“Mom, I think I want to apply early decision.” My mom glanced in my direction, obviously speechless. I think she was surprised that I wanted to apply to Boston University under early decision, and well frankly, I was too. I think I always had a gut feeling that I was going to pursue video production and media studies in college. Although I was interested in meteorology, the overload of math and science courses that I would have to take discouraged me from applying. But by the time I began my senior year, I decided to apply to all the videography related schools that I had researched and visited over the previous several months. So in order to give you a little clarity, I’ve summed up 5 ways to help you decide which college is right for you! Good luck!
1. Look Into Possible Majors
During my junior year, I was deciding whether or not I should pursue film or
meteorology. After completing a pre-college meteorology course and several weeks of film camp during the summer between my junior and senior years of high school, I narrowed my major down to film. If you can’t decide what major you should pursue, don’t worry! Try taking pre-college summer courses, an interest-based camp, or even shadow a person in the potential field you’re looking to go into. If you still can’t decide, most colleges allow you to apply undecided and you can explore your interests while in college.
2. Do Your Research
Once I decided I wanted to pursue film in college, I looked into the best film schools in the country. Personally, I wanted to stay on the east coast because I could not survive living across the country from my mom. Also, I set myself a five hour car ride maximum because, well, who likes long car rides? I’d suggest setting a maximum distance to your ideal college from your home. Also, think about what type of college setting you’d prefer. Coming from a small suburban town, I’ve gravitated towards a college in a city. I wanted a change of scenery, so I looked into city schools. Regarding my SAT and ACT scores, I researched schools that would most likely accept my test scores.
3. Create A List
This is self-explanatory, because once you look up colleges that seem fit to your liking, write them down. Embarrassing to admit, I once had twenty eight schools listed on Naviance, which my high school uses to track and look up potential colleges where I could pursue my interests. That list gradually decreased in size, because I compared and contrasted all of the schools on my list. Most people I know applying to schools applied to between seven and twelve schools, and I managed to settle on eight schools.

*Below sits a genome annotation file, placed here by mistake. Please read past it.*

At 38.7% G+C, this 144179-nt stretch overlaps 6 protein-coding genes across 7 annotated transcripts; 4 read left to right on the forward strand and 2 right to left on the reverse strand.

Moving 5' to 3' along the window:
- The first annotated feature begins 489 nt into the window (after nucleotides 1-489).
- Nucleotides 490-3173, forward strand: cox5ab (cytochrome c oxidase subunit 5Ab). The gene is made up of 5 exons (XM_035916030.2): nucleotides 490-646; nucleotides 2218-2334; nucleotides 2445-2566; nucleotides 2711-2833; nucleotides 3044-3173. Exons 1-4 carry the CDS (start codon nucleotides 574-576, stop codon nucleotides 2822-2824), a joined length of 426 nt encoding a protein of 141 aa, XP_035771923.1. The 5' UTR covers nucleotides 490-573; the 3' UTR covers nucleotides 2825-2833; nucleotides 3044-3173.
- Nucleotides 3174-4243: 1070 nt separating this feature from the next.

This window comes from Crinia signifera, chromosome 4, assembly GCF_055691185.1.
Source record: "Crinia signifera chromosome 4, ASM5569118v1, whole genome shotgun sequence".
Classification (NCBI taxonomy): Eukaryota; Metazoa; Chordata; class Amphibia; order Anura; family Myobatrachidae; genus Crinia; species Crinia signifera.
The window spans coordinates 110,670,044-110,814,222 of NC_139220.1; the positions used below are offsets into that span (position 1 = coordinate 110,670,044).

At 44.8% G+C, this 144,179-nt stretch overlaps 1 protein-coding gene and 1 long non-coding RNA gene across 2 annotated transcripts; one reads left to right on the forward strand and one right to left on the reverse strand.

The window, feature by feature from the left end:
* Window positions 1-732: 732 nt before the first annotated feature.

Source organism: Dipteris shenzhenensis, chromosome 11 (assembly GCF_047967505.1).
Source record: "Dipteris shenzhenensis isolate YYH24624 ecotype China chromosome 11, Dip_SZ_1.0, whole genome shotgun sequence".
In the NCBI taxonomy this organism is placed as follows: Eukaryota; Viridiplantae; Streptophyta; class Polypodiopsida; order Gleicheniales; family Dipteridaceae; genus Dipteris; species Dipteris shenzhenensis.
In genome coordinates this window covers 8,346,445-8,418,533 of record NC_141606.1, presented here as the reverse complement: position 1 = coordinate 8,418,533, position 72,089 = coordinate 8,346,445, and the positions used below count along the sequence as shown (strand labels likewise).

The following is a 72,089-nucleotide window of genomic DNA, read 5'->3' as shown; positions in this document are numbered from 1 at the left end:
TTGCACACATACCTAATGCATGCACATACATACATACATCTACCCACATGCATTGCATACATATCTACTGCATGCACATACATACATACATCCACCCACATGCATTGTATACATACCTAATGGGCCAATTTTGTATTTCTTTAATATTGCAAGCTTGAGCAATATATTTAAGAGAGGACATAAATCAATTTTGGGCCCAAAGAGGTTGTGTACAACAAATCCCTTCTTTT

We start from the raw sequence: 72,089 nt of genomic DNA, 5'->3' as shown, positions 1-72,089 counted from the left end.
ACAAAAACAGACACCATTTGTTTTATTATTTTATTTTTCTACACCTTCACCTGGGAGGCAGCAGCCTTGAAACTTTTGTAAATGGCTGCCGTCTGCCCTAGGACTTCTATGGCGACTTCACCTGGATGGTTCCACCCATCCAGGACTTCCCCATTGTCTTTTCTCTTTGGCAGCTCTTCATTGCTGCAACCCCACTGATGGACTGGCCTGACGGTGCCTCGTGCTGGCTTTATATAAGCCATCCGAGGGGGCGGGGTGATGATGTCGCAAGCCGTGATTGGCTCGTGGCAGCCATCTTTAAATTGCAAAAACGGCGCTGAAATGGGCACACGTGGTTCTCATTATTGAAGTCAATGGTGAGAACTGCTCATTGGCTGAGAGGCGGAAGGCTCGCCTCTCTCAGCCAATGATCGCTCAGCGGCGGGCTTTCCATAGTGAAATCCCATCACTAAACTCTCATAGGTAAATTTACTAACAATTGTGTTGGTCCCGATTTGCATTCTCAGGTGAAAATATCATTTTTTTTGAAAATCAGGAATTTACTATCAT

Even before I narrowed down the schools on my list, I planned with my parents to visit some of the schools I was most likely planning on applying to. I visited schools during my junior and senior years, and even during the summer in between. As time went on, my list narrowed and I pretty much settled on eight schools. All of them were somewhat close to home and most are in cities, so I was thrilled to visit all of them. I pretty much loved all the campuses. I made sure to check out dorms, dining halls, classrooms, and the surrounding city. And I spoke to current students of various colleges and learned about their experiences and about their social and academic lives. By visiting those eight schools, I developed a general feeling about what life was like at each of those schools. My favorite school, by far, was Boston University.
5. Apply and Check Your Options
I ended up applying early decision to BU. And fortunately for me, I got in! It was a bit of a reach school, and I’m so happy to have gotten in. Don’t be afraid to apply to reach schools! I applied to other schools but ended up withdrawing my applications from all of them. I was one of the only people in my school to apply to a school early decision. For my friends, however, I know they compared tuition and financial aid, revisited schools for accepted students day, and researched student life. Sometimes you don’t automatically love a school immediately, and you might have to visit it again. Or, you’d have to compare prices to see which school is more affordable. But in the end, everybody I know decided on a school that they loved the most, and I know that we’ve all made the right choices on where to pursue our passions next year.
Although this may not be the case for everybody, this is the process I went through to decide where I wanted to attend college next year. I am beyond excited to attend Boston University next year, which is my dream school! Good luck on deciding your college, trust in yourself and you will make the right decision!